Objective: To present our results and demonstrate advantages of rapid endovascular balloon occlusion (REBO) of the juxtarenal aorta in unstable patients with ruptured abdominal aortic aneurysm (rAAA).
Methods: Since 2006, all unstable patients with rAAA are immediately transferred to the operating room (OR). No computed tomography scan is performed once diagnosis is made on ultrasound examination. Instability is defined as systolic blood pressure less than 60 mm Hg, unconsciousness, cardiac ischemia, or intubation. Once arrived in the OR, a Reliant aortic balloon is introduced and inflated at the level of the renal arteries. Subsequently, an angiogram is made through the contralateral femoral artery in order to decide between open or endovascular repair (EVAR).
Results: Twelve patients with rAAA were defined as unstable. REBO was installed within 10 minutes after arrival in the OR. Aortic occlusion resulted in immediate hemodynamic stability. Five patients were suitable for EVAR. Seven patients had open repair. For these abdominal dissection was more careful since no instability was encountered. All patients survived the procedure except one. Mean stay on intensive care unit was 19.7 days for open group and 8.4 for EVAR.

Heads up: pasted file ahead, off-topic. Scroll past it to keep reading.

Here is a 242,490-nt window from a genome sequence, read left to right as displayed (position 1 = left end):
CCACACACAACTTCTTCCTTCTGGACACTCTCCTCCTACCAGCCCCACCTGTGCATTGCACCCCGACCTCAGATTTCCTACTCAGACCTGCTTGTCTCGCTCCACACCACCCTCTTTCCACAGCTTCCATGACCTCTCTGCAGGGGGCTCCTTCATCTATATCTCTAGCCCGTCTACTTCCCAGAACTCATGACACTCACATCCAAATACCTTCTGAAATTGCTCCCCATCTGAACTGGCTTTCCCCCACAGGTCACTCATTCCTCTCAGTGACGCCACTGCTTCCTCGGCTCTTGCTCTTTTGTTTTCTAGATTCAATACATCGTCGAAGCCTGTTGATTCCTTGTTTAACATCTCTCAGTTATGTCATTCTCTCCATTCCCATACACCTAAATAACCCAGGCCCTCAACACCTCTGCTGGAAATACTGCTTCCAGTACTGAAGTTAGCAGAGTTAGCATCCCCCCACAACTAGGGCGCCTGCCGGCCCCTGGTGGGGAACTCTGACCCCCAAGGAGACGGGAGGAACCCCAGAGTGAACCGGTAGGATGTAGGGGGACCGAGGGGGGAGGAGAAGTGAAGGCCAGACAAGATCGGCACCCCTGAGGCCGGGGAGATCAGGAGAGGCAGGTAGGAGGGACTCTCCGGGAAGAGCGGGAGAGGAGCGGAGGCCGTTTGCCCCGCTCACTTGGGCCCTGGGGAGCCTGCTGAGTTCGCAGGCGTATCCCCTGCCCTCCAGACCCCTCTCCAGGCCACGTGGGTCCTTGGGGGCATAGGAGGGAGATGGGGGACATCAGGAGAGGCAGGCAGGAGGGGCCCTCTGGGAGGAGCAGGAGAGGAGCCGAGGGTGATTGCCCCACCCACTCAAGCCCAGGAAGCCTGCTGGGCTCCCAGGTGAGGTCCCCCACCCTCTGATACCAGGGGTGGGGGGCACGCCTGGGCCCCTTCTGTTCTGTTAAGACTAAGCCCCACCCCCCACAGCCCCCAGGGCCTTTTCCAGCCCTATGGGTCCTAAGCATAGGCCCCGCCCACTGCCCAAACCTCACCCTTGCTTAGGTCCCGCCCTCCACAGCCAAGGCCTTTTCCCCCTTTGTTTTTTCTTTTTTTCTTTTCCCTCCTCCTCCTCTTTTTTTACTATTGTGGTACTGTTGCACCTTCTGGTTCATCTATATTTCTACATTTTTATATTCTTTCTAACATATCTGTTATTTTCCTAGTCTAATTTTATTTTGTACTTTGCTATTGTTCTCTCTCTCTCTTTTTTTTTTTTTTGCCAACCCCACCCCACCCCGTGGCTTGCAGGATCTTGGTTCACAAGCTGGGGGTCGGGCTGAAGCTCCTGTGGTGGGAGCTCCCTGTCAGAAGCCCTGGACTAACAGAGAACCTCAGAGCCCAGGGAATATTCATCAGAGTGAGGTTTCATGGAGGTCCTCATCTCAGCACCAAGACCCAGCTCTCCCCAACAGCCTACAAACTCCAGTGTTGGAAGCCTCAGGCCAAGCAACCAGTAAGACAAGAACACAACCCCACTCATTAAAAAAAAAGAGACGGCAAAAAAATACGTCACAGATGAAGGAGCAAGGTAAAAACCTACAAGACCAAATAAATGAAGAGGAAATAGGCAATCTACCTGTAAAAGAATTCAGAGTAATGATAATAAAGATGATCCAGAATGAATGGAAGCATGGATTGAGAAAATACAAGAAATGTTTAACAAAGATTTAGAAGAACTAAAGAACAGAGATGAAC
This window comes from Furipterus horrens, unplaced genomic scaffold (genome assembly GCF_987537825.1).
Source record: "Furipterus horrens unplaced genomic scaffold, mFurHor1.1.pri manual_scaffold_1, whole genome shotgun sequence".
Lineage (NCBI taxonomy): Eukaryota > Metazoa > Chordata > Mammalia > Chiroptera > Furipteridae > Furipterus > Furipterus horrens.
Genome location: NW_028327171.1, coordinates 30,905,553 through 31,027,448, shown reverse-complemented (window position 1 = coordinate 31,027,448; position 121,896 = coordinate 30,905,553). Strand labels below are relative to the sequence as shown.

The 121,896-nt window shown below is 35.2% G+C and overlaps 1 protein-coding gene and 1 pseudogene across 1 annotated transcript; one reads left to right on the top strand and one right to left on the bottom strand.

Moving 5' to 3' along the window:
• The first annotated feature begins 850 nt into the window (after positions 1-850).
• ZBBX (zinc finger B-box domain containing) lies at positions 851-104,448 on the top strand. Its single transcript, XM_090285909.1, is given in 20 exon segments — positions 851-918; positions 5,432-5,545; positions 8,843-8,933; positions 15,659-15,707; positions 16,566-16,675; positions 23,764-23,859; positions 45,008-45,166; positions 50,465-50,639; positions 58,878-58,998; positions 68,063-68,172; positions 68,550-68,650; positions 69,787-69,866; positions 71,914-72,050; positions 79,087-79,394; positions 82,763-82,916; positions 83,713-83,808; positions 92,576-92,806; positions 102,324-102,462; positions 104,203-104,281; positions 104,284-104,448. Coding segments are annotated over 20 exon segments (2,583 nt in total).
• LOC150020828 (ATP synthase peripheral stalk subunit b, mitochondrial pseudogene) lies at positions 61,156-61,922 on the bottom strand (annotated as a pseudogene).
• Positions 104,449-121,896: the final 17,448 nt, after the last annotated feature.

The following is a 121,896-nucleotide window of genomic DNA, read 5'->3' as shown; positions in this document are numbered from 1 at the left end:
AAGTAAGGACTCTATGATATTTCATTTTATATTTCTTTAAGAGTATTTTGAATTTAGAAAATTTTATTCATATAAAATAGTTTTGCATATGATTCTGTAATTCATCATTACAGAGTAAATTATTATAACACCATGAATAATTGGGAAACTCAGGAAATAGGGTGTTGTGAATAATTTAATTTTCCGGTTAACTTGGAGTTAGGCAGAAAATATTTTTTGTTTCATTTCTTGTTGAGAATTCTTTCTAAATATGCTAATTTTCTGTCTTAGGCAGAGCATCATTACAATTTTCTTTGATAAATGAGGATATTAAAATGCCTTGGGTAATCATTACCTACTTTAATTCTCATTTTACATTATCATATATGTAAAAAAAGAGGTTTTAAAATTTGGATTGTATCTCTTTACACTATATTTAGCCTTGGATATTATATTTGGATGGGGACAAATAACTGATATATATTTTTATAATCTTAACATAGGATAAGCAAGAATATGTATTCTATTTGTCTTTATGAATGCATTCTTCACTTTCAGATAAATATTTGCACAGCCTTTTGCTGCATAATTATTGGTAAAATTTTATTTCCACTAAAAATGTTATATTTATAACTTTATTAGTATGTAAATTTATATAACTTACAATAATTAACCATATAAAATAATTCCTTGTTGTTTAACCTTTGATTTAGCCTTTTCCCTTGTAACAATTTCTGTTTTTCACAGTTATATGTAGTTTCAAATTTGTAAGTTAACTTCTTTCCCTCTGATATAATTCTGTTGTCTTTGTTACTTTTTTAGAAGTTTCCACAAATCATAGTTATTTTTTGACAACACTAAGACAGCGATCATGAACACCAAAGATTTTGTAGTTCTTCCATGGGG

Conclusions: REBO of the juxtarenal abdominal aorta by pc technique in unstable patients with rAAA resulted in a 17% 30-day mortality and a 100% 1-year event-free follow-up for survivors. With this technique, EVAR exclusion is still a valuable treatment. Exposure and decision making for the open group is easier to perform with less risk for additional damaging to neighboring structures during dissection since urgent cross-clamping is not necessary.
From the Departments of *Thoracic and Vascular Surgery, †Radiology, and ‡Emergency Medicine, University Hospital Antwerp, Edegem, Belgium.
Accepted for publication February 4, 2009.
Presented at the Annual Meeting of the International Society for Minimally Invasive Cardiothoracic Surgery, Boston, MA, June 11–14, 2008.
Address correspondence and reprint requests to Jeroen M. Hendriks, MD, PhD, Department of Thoracic and Vascular Surgery, University Hospital Antwerp, Wilrijkstraat 10, b-2650 Edegem, Belgium; E-mail: email@example.com.